The real one belonging to Skanda Purana has about 116 chapters only.
The Nagara Khanda has 279 chapters of Tirtha mahatmya.
Prabhasa Khanda has four sections
a. Prabhasaksetramahatmya has 365 chapters about Saurashtra and Somanatha pilgrimage
b. Vastrapathaksetramahatmya has 19 chapters about Girmar Tirth, a region
c. Arvuda Khanda has 63 chapters and is about the Aravalli range Rajasthan pilgrimage
d. Dvarakamahatmya has 44 chapters and is about the Dularka Gujarat Tirtha region.
The Narratives of Skand Puran
The Skanda Purana’s main aim, as stated by Hans Bakker, is to describe the locations of South Asia as holy places and approve the regional Shaiva community that existed during that time.
The Skanda Purana has the legends of Daksha’s sacrifice, Sati’s death, Shiva’s sorrow, Samudra Manthan, the Amrita, and the birth of Goddess Parvati as the reincarnation of Sati. There are also political things written in the Skand Puran of that time.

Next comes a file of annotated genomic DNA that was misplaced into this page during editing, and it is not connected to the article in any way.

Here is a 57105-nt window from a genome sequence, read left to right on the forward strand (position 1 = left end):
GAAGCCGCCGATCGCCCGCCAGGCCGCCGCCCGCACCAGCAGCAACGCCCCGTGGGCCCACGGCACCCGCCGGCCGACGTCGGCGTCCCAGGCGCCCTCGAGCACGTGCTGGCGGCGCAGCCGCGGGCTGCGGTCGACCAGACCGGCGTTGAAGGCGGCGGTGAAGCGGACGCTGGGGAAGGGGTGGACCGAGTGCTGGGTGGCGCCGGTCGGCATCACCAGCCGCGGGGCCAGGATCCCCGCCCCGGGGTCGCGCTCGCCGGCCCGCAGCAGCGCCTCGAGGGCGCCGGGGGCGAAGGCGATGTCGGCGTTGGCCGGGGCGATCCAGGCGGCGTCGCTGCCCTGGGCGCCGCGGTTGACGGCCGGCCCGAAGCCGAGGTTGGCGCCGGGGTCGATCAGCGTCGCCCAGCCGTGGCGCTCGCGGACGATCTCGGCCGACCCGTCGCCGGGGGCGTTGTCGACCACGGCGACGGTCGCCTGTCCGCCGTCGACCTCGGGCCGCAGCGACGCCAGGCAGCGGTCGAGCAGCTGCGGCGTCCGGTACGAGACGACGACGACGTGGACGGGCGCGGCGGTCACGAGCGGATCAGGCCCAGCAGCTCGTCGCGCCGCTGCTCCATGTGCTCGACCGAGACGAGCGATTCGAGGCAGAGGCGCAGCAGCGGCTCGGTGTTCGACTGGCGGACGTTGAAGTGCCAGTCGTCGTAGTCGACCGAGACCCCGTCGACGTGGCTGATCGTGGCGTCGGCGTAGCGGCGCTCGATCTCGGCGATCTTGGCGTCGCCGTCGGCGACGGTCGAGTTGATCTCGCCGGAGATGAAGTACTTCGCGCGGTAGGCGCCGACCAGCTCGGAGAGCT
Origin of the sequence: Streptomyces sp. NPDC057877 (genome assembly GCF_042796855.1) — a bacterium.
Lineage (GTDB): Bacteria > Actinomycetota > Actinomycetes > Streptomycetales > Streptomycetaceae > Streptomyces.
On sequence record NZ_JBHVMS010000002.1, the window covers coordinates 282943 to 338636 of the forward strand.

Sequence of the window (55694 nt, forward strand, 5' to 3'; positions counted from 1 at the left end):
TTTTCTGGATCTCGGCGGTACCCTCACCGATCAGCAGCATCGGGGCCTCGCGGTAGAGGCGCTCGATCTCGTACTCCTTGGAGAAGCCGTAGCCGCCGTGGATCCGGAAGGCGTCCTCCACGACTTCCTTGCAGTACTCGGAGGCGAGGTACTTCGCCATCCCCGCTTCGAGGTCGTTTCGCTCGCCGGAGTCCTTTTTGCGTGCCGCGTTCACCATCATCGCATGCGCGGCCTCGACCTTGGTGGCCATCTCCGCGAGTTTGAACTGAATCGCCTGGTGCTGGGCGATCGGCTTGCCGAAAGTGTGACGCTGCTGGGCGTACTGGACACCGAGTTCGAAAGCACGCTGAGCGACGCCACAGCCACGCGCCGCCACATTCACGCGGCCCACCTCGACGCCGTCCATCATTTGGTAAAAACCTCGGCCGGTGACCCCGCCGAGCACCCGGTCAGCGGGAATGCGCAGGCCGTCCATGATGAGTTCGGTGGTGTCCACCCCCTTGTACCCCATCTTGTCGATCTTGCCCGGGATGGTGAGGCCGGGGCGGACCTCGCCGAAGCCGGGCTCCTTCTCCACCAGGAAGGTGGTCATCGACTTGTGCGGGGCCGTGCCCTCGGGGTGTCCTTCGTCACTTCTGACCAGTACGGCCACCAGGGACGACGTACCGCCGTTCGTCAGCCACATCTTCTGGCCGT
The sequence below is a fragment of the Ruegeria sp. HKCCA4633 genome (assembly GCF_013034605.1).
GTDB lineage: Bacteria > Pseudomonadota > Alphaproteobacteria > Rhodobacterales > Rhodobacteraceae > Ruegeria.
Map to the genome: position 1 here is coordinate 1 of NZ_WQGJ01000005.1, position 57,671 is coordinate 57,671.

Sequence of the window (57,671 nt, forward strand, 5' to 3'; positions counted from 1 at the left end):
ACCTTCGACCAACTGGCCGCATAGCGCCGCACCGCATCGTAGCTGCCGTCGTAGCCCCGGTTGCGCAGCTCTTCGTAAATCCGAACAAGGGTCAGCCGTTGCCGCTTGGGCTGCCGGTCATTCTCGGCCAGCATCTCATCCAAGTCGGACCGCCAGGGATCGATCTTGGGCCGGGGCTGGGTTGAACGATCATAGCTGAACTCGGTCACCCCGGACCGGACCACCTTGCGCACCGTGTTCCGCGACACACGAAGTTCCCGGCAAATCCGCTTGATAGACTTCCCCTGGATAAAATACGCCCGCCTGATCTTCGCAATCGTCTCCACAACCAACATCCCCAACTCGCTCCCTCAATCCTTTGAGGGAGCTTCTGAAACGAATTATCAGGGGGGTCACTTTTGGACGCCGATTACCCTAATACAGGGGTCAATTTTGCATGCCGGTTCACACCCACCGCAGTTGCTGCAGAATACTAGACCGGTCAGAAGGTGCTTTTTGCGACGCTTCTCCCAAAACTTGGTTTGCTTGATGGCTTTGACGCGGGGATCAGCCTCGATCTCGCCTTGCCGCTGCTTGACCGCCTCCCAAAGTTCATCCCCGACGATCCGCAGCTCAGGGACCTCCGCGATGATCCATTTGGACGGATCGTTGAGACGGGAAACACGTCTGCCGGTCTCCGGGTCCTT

The Teachings and Benefits of Reading Skanda Purana
You might be wondering what the benefits of reading Skanda Purana are, but there are many benefits of reading the holy Skanda Purana.
I know that our lifestyle has changed a lot over the years. Life has become faster, and we are always in the hustle to get opportunities, but if you get time to read, read it. Let us see the benefits.
The Skand Puran is a great source for gaining enlightenment. By reading and chanting the verses of Skanda Purana, you can please Bhagwan Shiv and obtain his blessings. Moreover, the text teaches us the formation of the 12 Jyotirlingas.
The importance of the Pradosha fast is explained in Skanda Purana, and it is said to fulfil all the wishes of the person observing this fast.
The mysteries of household life are explained in the text, and the greatness and importance of the month of Vaishakh are also mentioned. It is also said that taking a bath in holy rivers during the holy months can lead to great success in life and recovery from illness.
We hope you liked this article on Skanda Purana. Please do share this post with your friends on social sites.